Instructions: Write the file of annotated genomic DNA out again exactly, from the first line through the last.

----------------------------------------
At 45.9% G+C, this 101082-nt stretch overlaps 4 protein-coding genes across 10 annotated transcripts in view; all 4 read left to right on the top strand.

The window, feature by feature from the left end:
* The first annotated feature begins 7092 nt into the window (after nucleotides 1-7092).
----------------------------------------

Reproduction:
At 45.9% G+C, this 101082-nt stretch overlaps 4 protein-coding genes across 10 annotated transcripts in view; all 4 read left to right on the top strand.

The window, feature by feature from the left end:
* The first annotated feature begins 7092 nt into the window (after nucleotides 1-7092).